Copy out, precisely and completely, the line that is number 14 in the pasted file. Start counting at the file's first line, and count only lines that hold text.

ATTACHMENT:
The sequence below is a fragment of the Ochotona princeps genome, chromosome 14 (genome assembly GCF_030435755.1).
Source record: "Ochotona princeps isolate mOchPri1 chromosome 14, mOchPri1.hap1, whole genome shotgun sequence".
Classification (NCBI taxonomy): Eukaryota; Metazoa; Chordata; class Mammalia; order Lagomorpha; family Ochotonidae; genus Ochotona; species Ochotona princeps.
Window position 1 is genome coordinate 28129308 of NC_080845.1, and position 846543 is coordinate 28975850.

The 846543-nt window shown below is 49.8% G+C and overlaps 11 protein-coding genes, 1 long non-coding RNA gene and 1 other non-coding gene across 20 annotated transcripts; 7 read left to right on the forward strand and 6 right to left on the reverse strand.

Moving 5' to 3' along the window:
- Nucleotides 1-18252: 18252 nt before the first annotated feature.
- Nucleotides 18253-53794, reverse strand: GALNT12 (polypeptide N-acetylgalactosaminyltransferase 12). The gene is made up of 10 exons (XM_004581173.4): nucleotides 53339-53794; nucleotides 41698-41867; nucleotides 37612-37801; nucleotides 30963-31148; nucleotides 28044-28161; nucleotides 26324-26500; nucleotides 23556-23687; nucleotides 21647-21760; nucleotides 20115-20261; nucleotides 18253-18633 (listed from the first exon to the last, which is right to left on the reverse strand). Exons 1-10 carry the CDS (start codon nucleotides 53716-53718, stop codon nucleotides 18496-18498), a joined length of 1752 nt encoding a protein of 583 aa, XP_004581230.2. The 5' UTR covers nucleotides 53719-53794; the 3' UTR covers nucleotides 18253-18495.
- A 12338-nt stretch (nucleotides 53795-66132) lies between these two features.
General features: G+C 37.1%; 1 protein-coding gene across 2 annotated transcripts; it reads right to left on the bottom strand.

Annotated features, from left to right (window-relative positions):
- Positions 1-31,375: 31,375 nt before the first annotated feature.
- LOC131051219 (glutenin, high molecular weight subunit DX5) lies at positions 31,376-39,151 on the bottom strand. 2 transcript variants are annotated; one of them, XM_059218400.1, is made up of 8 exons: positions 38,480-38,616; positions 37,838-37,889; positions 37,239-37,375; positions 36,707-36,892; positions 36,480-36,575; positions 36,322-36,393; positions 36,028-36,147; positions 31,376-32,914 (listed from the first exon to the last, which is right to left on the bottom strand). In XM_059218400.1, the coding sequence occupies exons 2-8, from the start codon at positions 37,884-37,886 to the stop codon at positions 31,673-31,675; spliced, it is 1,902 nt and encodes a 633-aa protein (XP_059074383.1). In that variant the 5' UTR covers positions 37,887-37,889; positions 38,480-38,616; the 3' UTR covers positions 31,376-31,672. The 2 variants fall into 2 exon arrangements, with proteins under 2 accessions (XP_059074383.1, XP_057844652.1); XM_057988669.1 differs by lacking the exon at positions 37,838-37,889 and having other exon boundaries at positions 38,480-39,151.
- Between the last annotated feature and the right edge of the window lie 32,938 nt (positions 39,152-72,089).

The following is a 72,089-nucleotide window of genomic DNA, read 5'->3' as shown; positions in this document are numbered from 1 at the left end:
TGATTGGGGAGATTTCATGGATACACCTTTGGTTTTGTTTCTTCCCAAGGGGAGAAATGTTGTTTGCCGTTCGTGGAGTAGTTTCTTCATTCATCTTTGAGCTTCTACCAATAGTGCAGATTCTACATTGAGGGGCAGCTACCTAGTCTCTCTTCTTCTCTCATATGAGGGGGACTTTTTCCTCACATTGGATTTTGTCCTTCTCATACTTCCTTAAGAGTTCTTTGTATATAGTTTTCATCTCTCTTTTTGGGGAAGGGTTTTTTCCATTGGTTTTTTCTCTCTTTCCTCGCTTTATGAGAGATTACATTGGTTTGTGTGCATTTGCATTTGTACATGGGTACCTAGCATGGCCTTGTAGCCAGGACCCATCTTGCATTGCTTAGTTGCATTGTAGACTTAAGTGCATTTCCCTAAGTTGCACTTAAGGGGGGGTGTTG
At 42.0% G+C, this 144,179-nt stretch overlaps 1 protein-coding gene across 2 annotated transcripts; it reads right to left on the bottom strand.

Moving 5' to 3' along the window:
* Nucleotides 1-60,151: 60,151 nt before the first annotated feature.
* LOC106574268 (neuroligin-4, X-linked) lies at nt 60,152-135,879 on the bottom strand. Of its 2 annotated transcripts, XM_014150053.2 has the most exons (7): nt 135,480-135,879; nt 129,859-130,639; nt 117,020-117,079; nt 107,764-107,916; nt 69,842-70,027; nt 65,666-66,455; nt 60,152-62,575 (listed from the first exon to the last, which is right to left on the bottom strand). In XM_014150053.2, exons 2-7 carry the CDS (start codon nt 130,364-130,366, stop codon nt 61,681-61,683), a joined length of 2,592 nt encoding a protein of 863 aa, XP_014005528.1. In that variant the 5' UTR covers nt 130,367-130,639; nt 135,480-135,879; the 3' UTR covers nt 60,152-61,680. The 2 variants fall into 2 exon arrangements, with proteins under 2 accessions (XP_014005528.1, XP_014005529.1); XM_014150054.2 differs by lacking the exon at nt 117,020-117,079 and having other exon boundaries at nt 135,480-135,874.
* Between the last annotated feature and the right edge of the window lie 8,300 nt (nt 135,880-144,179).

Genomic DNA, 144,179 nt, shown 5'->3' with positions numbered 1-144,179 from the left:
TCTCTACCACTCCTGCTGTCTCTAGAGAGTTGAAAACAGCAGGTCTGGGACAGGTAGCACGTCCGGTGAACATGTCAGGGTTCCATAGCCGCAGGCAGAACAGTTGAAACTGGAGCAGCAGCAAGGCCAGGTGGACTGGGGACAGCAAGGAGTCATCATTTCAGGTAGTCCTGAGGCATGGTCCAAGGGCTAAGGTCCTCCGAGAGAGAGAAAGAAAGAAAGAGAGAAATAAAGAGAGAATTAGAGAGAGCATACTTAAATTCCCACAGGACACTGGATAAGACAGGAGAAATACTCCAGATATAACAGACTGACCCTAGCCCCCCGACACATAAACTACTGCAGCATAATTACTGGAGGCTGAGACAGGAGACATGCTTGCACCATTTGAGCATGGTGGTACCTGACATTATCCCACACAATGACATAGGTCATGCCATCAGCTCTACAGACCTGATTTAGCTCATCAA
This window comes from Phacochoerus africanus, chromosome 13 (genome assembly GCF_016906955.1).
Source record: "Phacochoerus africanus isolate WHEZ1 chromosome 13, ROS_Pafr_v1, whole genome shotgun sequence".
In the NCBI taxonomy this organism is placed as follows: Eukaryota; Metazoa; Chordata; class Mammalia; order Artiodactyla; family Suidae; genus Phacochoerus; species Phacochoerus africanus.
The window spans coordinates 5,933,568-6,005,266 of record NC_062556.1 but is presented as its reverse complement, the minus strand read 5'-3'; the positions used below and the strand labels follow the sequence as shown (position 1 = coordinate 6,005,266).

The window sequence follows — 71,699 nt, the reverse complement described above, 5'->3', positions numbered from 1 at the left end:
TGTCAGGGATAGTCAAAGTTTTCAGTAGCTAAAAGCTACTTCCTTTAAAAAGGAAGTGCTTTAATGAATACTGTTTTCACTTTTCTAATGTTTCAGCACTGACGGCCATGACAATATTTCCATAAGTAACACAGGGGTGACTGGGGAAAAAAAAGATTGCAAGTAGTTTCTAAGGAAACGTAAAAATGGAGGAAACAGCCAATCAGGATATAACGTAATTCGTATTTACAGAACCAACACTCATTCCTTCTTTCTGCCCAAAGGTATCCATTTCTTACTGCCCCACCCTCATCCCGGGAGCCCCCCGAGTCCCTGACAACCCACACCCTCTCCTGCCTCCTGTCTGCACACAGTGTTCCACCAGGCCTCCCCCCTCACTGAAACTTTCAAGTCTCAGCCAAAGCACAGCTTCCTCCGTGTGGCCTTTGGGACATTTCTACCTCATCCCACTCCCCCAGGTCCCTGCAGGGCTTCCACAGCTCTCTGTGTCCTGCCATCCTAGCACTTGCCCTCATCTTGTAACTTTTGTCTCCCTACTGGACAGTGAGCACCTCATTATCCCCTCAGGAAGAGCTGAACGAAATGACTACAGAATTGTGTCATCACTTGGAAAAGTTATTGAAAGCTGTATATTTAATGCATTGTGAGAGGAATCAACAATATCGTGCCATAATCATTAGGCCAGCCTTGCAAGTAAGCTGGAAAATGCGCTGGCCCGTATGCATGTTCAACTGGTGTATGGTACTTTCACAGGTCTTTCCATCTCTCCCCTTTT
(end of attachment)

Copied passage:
- Between the last annotated feature and the right edge of the window lie 32,938 nt (positions 39,152-72,089).